The underlying theme perhaps most significant to Preston’s book is parsing where the supposed line falls between “nature” and “culture.” Many of the ethical debates discussed in the book are founded on the question of whether it is necessary to preserve something called the “natural,” something that is distinct from humans and their creation—a question that presupposes that there is anything separating humanity from a capital-N “Nature.” Preston briefly touches on this problem in his chapter on nanotechnology: “The territory is complex, and there is an interesting conundrum buried in the debate over how to regulate nanomaterials that dogs many of the technologies of the Plastocene. It concerns whether the distinction between the natural and the artificial can still be a reliable guide at the dawning of the Synthetic Age. Traditionally, there has been a tendency to associate the natural with the normal, the ecological, and the safe. The synthetic or the artificial, on the other hand, has been associated with the humanized, the unnatural, and (often) the potentially suspicious” (16). In not answering his own question, Preston may be attempting to maintain the ideologically neutral stance that is part of the text’s project.

Yet that neutrality comes into question in other moments in the text, such as when Preston dismisses fears that nanotechnology may “replace” nature: “Short of a rapidly spreading grey goo, there will always be a healthy supply of natural, biological nature to be found. The world will retain a complement of ferns and waterfalls, beetles and sparrows, mountain lions and octopuses, all of which will continue to make the place more interesting and lively for us, whatever devices nanotechnologists dream up” (33).

Unlike Preston, I feel less confident in the continued existence of such a “complement” of species, especially given the U.N. biodiversity report discussed earlier. Take the United States mountain lion population, for example. While they are currently classified as “Least Concern,” the Florida panther sub-species is considered endangered, and mountain lion populations throughout the rest of the country are decreasing due to the loss and fragmentation of their habitats. More importantly, Preston’s stance on “the distinction between the natural and the artificial” permeates the rest of the book. Framing non-human nature such as beetles and sparrows as doing something “for us” demonstrates that remaining agnostic on defining “nature” is impossible: even when we think we are being impartial, our fundamental assumptions about the natural world shape our speech and our actions.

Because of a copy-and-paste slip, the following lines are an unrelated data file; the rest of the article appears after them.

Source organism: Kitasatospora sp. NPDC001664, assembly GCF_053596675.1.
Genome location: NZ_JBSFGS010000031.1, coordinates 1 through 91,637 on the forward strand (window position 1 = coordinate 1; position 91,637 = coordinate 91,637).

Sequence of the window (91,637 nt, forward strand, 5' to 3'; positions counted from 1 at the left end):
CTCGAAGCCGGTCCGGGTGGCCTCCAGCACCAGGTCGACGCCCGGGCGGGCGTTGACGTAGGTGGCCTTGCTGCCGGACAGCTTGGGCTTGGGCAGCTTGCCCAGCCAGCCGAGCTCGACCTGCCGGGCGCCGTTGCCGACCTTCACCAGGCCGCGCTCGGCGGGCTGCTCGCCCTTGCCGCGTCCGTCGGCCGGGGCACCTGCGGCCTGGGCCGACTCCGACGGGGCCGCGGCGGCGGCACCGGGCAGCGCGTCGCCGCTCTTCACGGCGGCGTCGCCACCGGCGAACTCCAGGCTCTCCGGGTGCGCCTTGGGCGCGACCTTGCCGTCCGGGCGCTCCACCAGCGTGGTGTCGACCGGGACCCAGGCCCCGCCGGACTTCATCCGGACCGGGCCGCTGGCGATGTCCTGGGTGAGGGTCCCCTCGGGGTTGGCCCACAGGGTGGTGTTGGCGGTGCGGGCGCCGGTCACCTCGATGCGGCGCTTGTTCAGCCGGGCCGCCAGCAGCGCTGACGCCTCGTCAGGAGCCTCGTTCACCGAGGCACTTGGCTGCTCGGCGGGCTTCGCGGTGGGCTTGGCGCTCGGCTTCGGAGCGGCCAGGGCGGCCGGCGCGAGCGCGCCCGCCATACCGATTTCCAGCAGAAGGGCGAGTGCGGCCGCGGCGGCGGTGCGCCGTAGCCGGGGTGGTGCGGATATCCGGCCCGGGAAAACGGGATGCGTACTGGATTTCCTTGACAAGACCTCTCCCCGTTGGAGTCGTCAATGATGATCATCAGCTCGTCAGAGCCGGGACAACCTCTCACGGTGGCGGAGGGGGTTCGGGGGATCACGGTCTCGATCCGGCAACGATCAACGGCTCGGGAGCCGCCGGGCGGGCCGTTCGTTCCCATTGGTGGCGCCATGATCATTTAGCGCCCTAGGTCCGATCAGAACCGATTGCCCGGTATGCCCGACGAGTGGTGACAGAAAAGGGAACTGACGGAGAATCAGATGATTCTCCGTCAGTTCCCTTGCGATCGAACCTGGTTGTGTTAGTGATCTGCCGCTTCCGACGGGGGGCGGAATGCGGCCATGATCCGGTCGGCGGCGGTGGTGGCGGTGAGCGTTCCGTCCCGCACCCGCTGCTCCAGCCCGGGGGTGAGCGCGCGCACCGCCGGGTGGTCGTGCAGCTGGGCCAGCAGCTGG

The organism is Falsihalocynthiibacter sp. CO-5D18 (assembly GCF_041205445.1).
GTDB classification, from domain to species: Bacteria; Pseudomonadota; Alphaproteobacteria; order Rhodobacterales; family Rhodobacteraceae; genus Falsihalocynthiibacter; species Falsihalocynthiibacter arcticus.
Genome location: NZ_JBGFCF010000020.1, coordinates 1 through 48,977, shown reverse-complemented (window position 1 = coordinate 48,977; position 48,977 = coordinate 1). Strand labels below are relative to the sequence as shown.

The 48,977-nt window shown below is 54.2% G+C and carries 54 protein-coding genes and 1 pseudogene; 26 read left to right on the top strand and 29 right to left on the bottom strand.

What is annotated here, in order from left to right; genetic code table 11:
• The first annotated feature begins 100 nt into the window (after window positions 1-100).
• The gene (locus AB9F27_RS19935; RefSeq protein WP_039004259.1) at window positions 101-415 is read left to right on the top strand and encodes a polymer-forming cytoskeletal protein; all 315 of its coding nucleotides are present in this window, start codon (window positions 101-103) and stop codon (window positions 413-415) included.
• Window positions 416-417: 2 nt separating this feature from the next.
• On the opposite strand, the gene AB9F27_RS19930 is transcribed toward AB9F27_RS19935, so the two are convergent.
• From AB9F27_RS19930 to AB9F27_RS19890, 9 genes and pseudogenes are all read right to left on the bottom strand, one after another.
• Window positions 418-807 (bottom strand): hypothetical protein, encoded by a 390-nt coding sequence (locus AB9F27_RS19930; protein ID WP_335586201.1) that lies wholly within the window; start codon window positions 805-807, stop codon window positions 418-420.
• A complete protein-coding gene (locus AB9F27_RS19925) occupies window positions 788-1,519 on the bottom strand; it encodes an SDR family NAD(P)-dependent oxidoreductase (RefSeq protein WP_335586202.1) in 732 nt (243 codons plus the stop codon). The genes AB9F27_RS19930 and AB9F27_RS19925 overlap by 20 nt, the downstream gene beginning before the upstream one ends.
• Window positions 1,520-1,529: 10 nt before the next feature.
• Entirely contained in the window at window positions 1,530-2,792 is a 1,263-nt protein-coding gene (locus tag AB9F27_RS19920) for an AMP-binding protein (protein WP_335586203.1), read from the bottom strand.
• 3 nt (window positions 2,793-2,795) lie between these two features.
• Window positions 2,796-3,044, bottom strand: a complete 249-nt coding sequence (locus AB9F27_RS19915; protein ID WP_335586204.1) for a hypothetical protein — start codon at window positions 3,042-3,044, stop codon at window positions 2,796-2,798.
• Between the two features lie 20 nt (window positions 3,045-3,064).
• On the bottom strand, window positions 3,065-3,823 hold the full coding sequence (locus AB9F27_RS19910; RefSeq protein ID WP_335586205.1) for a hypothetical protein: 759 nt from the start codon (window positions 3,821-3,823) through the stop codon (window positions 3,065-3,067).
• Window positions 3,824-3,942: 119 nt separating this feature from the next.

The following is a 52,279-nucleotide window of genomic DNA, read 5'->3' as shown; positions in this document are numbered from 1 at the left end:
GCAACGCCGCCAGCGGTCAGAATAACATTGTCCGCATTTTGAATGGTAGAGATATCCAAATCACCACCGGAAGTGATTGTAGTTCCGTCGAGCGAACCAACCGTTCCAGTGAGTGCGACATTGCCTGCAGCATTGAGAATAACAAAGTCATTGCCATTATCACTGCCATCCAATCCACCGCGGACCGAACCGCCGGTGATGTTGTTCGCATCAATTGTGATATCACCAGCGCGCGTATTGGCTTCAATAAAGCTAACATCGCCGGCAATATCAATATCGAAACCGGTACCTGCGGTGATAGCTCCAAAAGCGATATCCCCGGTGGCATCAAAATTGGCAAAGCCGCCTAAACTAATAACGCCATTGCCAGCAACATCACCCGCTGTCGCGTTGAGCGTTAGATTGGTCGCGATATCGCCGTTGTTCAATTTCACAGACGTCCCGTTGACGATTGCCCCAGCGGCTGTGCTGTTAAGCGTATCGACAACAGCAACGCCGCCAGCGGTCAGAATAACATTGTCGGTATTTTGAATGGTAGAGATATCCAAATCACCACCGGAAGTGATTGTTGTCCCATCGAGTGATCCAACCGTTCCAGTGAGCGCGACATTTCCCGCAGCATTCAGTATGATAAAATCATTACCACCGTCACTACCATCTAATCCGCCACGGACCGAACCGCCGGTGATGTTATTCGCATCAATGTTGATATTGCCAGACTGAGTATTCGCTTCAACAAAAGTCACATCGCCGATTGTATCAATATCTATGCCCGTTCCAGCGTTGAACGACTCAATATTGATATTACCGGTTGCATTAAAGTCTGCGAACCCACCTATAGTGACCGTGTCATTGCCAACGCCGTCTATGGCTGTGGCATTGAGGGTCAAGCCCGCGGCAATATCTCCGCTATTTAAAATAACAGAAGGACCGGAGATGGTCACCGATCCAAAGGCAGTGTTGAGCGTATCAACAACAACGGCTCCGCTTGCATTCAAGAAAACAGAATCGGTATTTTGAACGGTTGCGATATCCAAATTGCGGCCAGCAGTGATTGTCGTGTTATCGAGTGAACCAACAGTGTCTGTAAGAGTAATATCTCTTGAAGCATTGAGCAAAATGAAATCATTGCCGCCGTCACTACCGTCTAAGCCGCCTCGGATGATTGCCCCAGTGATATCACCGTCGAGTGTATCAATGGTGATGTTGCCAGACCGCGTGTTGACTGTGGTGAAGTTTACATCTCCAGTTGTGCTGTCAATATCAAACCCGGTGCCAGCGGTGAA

Overall, though, The Synthetic Age succeeds quite brilliantly in its goals. In providing clear, engaging explanations, often with an effective use of humor, Preston offers non-specialist readers a useful understanding of technological advances that are often hidden behind paywalls or impenetrable thickets of jargon. Preston has made thoughtful choices in terms of his audience: his intended readers may appreciate the fluid readability and concise length of the text, while scientists may disagree with the simplifications or chafe at the lack of footnotes or other forms of citation through much of the book. Similarly, scholars in the environmental humanities may feel the disconnect between the text’s supposed neutrality and its unexamined biases. Ultimately, Preston’s position as a non-scientist is a strength and demonstrates the interdisciplinarity and democracy essential to consciously choosing a new age that reflects the best that our species has to offer.

  • Katja Jylkka

    Katja Jylkka is a Visiting Assistant Professor at Westfield State University in Massachusetts. Her dissertation and subsequent research focus on the distinction between the natural and supernatural, the history of science, and animal studies. Her writing has been published or is forthcoming in HumanimaliaConfigurationsISLE, and elsewhere.